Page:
Many environmental problems are caused by the rapid expansion of urban areas, according to a new report on “urban sprawl” published by the European Environment Agency on 24 November.
Urban sprawl has major negative impacts on the quality of life of citizens living in and around cities.
Increased consumption of energy, land and soil as well as the need for more transport infrastructure lead to serious environmental problems. Sprawling cities are also a source of increasing greenhouse-gas emissions.
As middle- and upper-income families tend to find housing in the greener peripheral areas, poorer citizens who do not have the same financial mobility are stuck in the inner cities. This leads to greater segregation of residential development and exacerbates economic divisions. These socio-economic impacts were clearly demonstrated in the 2005 riots in French cities.
The report indicated that EU cohesion and structural funds are among the major contributors to urban sprawl in Europe. New member states, therefore, should be provided with “policy guidelines to help avoid the environmental pitfalls that a sudden injection of funds can encourage”, said Professor Jacqueline McGlade, EEA executive director.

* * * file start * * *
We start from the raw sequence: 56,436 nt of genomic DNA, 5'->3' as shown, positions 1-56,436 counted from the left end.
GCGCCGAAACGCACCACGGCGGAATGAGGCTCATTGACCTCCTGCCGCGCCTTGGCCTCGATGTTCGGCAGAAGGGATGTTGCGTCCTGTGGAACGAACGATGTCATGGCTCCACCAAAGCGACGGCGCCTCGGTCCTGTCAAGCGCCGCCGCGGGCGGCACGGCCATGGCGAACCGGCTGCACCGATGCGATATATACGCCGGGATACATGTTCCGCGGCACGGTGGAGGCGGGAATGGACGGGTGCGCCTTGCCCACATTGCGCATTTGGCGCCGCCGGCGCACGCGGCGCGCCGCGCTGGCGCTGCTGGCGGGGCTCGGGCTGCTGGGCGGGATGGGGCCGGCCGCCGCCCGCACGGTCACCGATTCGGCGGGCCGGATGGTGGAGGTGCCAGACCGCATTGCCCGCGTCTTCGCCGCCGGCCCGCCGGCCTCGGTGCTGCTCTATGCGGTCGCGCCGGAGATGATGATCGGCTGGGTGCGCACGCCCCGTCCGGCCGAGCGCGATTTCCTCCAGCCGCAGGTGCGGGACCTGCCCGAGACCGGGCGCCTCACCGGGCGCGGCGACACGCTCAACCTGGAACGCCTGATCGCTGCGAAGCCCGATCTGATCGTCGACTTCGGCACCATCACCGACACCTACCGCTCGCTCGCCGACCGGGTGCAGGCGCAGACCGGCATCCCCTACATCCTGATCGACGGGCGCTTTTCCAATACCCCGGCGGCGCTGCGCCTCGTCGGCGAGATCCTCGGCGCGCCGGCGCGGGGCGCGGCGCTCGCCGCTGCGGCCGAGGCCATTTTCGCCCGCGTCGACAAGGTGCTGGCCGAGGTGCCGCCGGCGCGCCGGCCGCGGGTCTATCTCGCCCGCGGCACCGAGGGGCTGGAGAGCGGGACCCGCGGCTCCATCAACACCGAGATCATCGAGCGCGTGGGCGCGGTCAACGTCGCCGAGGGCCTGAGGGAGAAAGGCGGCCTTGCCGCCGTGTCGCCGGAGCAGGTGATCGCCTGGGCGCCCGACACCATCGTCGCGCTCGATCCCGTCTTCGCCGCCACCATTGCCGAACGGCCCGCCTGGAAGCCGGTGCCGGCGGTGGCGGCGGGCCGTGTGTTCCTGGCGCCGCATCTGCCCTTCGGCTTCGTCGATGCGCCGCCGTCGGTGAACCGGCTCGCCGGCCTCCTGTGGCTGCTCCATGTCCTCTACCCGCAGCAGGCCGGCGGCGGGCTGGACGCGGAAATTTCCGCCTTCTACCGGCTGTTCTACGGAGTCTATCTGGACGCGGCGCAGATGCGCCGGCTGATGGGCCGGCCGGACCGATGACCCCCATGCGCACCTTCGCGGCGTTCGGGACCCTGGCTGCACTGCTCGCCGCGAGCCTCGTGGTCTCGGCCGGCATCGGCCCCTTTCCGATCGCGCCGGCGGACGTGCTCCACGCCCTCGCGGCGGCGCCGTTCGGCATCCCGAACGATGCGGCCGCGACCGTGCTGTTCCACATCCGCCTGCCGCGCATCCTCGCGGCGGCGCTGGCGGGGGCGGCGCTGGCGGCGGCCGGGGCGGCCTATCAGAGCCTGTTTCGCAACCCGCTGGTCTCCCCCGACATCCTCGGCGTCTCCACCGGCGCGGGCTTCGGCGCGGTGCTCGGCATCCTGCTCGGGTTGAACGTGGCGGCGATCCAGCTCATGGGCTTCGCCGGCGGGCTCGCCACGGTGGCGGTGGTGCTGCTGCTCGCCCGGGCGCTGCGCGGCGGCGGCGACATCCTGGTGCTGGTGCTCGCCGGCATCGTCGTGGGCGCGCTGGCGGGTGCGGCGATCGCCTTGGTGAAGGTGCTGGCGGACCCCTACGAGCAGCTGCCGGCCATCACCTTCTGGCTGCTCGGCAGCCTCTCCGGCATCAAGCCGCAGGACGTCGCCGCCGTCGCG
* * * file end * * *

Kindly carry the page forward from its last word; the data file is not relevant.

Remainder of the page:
Although the EU has little or no competences in the area, urban development is fast moving up the European political agenda. One of the priorities of the upcoming German EU Presidency will be the role of cities as motors for economic growth and sustainability. Germany will be holding an informal ministerial meeting on territorial cohesion and urban development in Leipzig on 24-25 May 2007. On the occasion of this meeting, the EU will adopt a
Territorial Agenda for the European Union
In January 2006, the Commission launched a Thematic Strategy on the Urban Environment as part of the seven strategies called for by the 6th Environmental Action Programme (see EURACTIV 16 Jan 2006). It is also preparing a Green Paper on Urban Transport (expected for September 2007).